After a rough 2014-2015 flu season, Georgia health professionals are hopeful the latest vaccine is better equipped to handle this season’s flu strains.
According to the Centers for Disease Control and Prevention, early results suggest this season’s vaccines will be able to combat the flu. Last season saw an increase in people catching the virus, in part because one of the vaccine components was genetically different than the actual flu strain, the CDC said.
In Georgia, there were 28 influenza-related deaths during the season that began last October and ended in May, according to the state Department of Public Health.
The CDC categorized last season as severe for people 65 and older, because they were hospitalized with flu-related problems at the highest rate since those records started being kept in 2005.
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The effectiveness of this year’s vaccine is still unknown, but so far laboratory analysis suggests that “the majority of viruses circulating worldwide in the past few months are similar to 2015–16 vaccine viruses,” the CDC wrote in a report.
Since scientists create the vaccine months in advance of flu season, a vaccine’s effectiveness can vary. It is critical that people still get their shots each year, said Nancy White, administrator of the Macon-Bibb County Health Department.
According to a study that tracked U.S. flu-associated deaths from 1977 to 2006, the lowest number of deaths -- about 3,000 -- came in the 1986-1987 season. The numbers hit a high in the 2003-2004 season when about 49,000 people died of the flu, according to the CDC.
“The most important step anyone can take to prevent getting the flu is getting a flu shot,” White said. “The American public has become sort of immune to (the need for a shot), because it happens every year and we don’t take it as seriously as we should. Even if you do get the flu, the flu shot can protect you from having as severe a case.” There are three virus strains that vaccines were made for this season, said Alyson Stuckart, spokeswoman for the state Department of Health’s North Central Health District.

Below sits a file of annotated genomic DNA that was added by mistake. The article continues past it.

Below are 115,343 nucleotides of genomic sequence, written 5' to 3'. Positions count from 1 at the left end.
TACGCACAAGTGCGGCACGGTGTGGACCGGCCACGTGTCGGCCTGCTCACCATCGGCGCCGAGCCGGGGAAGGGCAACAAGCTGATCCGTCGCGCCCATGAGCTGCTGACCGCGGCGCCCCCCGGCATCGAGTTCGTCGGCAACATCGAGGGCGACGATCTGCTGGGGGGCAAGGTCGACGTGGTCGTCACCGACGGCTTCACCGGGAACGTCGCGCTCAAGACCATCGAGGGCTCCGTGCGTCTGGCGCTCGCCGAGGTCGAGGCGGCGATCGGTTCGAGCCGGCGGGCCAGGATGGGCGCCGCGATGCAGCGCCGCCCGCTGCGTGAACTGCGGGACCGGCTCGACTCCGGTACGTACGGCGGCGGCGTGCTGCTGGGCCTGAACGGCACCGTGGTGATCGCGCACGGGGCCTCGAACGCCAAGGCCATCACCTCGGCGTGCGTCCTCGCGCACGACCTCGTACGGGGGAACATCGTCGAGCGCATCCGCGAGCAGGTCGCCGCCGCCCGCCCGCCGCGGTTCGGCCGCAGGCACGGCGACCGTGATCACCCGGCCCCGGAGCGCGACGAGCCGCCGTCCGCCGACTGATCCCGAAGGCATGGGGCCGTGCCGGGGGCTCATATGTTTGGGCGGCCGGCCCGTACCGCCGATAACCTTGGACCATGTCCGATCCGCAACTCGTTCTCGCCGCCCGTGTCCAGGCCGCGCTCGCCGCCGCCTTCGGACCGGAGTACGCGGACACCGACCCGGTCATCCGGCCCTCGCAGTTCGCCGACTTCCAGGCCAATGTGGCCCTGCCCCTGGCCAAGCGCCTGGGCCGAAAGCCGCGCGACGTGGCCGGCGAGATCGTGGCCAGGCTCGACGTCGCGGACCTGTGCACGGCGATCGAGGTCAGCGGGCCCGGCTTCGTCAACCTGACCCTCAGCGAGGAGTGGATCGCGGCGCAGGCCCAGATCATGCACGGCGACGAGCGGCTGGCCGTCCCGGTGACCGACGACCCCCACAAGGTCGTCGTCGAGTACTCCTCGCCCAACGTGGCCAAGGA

“We know that every year that the strains change,” she said.
Stuckart also said it’s too early to tell how good the vaccine is this year.
“It’ll take more time to monitor and determine (its effectiveness),” she said.
At the Macon-Bibb County Health Department, people can get flu shots without having an appointment Monday-Friday from 8 a.m.-4:30 p.m.
“It’s especially important for pregnant women and the elderly, whose immune systems are not quite as strong,” White said.
The CDC estimates that in recent years 50 percent to 70 percent of all flu-related hospitalizations are people 65 and older. Those in that age range should get a high dosage flu shot, White said.
“If they don’t come to us, they should ask whatever provider they go to for that high dose,” she said.
Because a flu shot is a preventative health measure, most insurance plans will cover the costs, White said.
To contact writer Stanley Dunlap, call 744-4623 or find him on Twitter @stan_telegraph.